The study area of La Cornalle (Vaud, Switzerland) is a 40 m high south-west facing cliff which is also part of a larger landslide (Bersier 1975 ; Parriaux, 1998). The cliff is formed by an alternation of marls and sandstones. The thicknesses of sandstone layers range from 0.5 to 4 meters. The rockfall activity of this cliff is high, with an average of one event per day. The aim of this study is to better understand the links between rockfall activity, cliff's structures, and weather and thermal conditions. The 3D surface evolution of the Cornalle cliff is monitored approximately every month since September 2012 using a Terrestrial Laser Scanning (TLS) data in order to get a monthly inventory of rockfall events. Since November 2013, a weather station located 150 meters away from the cliff collects data such as temperature, humidity, atmospheric pressure, rain and solar radiation every 15 minutes. Furthermore, we also fixed a thermic probe in the sandstone at 10 cm deep which measures temperature every 10 minutes. A detailed analysis has been performed during a short period (01/29/2016-04/08/2016) and pointed out a correlation between daily rainfall and rockfall. We found that a fall occurred the day or the day after a cumulative daily rainfall of at least 10 mm/day.In parallel to this monthly monitoring, the northwest part of La Cornalle cliff (the most active part) was monitored for 24 consecutive hours in July 2016 (from 12:30 to 12:30) using infrared thermography and crackmeters with a precision of 0.01mm. We collected a series of thermal pictures every 20 minutes, and measured the opening of a crack in sandstone layers every hour. We observed that marls are more affected by external changes of temperature than sandstones. Their surface temperature rises (resp. falls) more with an increase (resp. decrease) of external temperature than sandstones. Crackmeters measured an opening of the crack with an increase of the rock temperature and the opposite displacement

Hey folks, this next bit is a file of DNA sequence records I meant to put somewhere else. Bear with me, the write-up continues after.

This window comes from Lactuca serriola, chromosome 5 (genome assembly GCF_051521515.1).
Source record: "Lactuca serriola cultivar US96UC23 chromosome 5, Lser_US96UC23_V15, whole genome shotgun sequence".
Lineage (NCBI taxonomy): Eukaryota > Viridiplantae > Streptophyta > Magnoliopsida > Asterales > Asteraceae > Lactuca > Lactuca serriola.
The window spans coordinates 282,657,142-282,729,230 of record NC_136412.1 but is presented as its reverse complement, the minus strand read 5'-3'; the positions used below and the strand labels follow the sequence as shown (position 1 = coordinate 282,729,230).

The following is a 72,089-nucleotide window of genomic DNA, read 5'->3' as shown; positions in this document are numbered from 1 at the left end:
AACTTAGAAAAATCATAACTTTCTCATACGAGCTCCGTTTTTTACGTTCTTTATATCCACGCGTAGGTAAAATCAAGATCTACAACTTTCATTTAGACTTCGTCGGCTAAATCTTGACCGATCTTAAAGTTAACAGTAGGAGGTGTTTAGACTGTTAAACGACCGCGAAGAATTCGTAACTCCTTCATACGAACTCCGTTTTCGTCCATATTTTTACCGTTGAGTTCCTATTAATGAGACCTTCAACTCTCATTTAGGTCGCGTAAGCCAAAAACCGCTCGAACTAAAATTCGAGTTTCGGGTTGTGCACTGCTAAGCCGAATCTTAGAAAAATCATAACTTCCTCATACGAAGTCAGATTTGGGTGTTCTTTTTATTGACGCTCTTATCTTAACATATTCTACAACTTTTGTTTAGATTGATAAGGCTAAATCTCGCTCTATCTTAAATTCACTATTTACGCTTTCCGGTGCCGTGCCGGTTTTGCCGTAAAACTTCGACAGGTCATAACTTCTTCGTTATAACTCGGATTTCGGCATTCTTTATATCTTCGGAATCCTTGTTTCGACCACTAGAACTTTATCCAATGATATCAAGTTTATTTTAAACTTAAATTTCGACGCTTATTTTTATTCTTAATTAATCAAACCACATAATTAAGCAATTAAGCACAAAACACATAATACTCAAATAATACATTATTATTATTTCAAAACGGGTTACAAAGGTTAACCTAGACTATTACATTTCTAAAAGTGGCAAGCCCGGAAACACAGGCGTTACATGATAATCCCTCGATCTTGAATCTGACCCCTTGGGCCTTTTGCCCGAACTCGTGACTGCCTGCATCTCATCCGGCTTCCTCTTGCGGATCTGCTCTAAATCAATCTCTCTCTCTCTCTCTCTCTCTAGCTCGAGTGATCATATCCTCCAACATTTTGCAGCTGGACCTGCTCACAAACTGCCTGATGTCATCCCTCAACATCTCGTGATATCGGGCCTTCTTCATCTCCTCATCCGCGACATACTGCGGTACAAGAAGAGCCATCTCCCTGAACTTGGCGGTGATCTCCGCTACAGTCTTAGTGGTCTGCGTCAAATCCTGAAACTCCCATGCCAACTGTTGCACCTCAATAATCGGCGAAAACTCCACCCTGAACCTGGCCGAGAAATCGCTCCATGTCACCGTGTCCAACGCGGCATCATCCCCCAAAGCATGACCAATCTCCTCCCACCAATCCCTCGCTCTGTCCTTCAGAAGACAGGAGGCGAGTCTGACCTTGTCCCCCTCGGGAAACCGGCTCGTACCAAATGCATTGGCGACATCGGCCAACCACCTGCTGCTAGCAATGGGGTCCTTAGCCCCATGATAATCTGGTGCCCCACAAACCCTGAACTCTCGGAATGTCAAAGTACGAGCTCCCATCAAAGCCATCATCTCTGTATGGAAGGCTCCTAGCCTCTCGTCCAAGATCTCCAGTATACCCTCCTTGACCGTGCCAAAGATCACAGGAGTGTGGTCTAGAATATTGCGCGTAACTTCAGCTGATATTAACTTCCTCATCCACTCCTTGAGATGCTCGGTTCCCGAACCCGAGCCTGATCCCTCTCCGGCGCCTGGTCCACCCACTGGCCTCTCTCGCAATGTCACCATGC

12. Evaluation of the dynamics of change of shore cliff located in the vicinity of Pleśna village in the period 2006-2015